Conflicts and Food Diplomacy: An Islamic Perspective

The importance of food as the main source of livelihood usually concerns policymakers, leaders, family heads, and individuals during shortages of supply. However, people seldom noticed some diplomacy around food supply and demand in society which usually enhances food security and stabilizes the economy (Wan & Zhou, 2017). Globally, economies of scale have encouraged international trade of import-export of goods between countries which might be challenging in the event of a World War or regional war stocking the movement of food between countries(Mcdonald, n.d.). It is interesting to ask why food is important at every official meeting, event, or conference. The political class has invented the heading “lunch invitation” for political alliances and coalitions. Religious organizations have recently used the term breakfast time, lunch day, and weekend dinner to invite neighbors to enhance inclusiveness and understanding (Epstein, 2002; Busari, 2021). Food diplomacy has been used to promote countries' image, improve international ties, and broker peace between nations especially warring parties or political rivals who are invited for peaceful negotiation and cooperation through dinner gatherings. The global Thai food initiative to expand the number of local restaurants from 5,500 to 8000 to provide food around the world was considered by the Economist newspaper in 2002 as global food diplomacy by the Thai government, perhaps to improve its national image across the globe. South Korean cuisine with an organized culinary event across the world since 2009 was another food diplomacy success story to improve country image and international ties with other nations, especially in trade and tourism(Caroline Sabater, 2021). The United States of America has also explored the potential of food diplomacy since 2012 by creating a committee of 80 American chefs for the advertising and promotion of American food across the globe(The Diplomatic Insight, 2023). The Malaysian open house is a cultural and religious custom where visitors and strangers are generally welcome to the house or center for dining and celebrating religious festivals such as Hari Raya Puasa, Chinese New Year, Deepavali, and Christmas. Open houses in Malaysia are another food diplomacy strategy to promote harmony among races and to enhance understanding, respect, and tolerance among different cultural and religious groups(Solleh, 2015).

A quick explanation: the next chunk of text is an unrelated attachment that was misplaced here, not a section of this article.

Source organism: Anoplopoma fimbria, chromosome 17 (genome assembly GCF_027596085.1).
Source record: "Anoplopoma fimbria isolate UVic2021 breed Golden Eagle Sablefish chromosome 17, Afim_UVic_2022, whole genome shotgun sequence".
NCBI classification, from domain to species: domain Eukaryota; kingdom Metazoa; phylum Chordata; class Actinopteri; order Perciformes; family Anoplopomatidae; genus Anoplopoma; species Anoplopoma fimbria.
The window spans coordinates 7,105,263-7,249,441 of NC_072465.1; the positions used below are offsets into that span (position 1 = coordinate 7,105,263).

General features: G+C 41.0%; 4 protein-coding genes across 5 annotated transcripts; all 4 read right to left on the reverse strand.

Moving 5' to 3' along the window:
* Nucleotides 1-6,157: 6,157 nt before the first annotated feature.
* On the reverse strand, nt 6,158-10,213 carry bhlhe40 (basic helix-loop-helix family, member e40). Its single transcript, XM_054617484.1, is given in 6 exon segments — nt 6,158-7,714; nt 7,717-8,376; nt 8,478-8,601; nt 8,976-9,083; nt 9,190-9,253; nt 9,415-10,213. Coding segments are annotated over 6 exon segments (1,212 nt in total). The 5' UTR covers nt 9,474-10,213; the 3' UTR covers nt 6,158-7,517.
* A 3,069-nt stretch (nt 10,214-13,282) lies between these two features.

The hostility between Russia and Ukraine that has come to the global limelight since the 2014 Ukrainian revolution which triggered Russia's annexation of Crimea from Ukraine in collaboration with the separatist fighters of the Donetsk and Luhansk People's Republic(Jonathan Masters, 2023). The role of the Russia and Ukraine war in global food security cannot be overemphasized as the region produces about a third of the world’s wheat and barley, two-thirds of sunflower oil, and is one of the major suppliers of global corn. Almost 90% of the wheat produced by Ukraine was stocked for shipment because of the Russian blockade of the Black Sea. The unprecedented hunger game arising from the Ukraine-Russian war has stirred up anger and civil unrest, especially in developing countries across the globe(The Economist, 2022).

In the past, food played a significant role in international relations and diplomatic engagement. Food has been used as an instrument for friendship or enmity among nations. Policymakers have recognized food as an official soft power to achieve political goals. Experts have argued that rather than resulting in the use of force and military power to influence other nations, gastro diplomacy is a form of food public diplomacy tool that is sufficient to achieve political scores and end goals(Forman, 2016). For instance, in the Russia-Ukraine war, despite the support and assistance of America and the NATO forces, many countries seemed moot perhaps Russia as a superpower; however, when the war triggered a shortage of food supply across the globe, several developing countries became interested in talking and taking steps to find a solution by stopping the war. A good example is an action by the president of Indonesia, Mr. Joko Widodo, who travelled to Russia and Ukraine to make peace between the two countries. Although this move was unsuccessful, it indicated the potential of food diplomacy for global peace. The Russian Federation's military power and America-NATO counter efforts have considered the third forces of food diplomacy because the world cannot afford continuous starvation (South China Morning Post, 2022). Hence, the influence of the soft power factor in Russia-Ukraine war foreign policy cannot be overlooked, as the global food crisis has generated another concern for all and sundry. The influence of food diplomacy has also persuaded the Russian Defence Ministry to temporarily withdraw from Snake Island to support “UN efforts to organize a humanitarian corridor to ship agricultural products from Ukraine.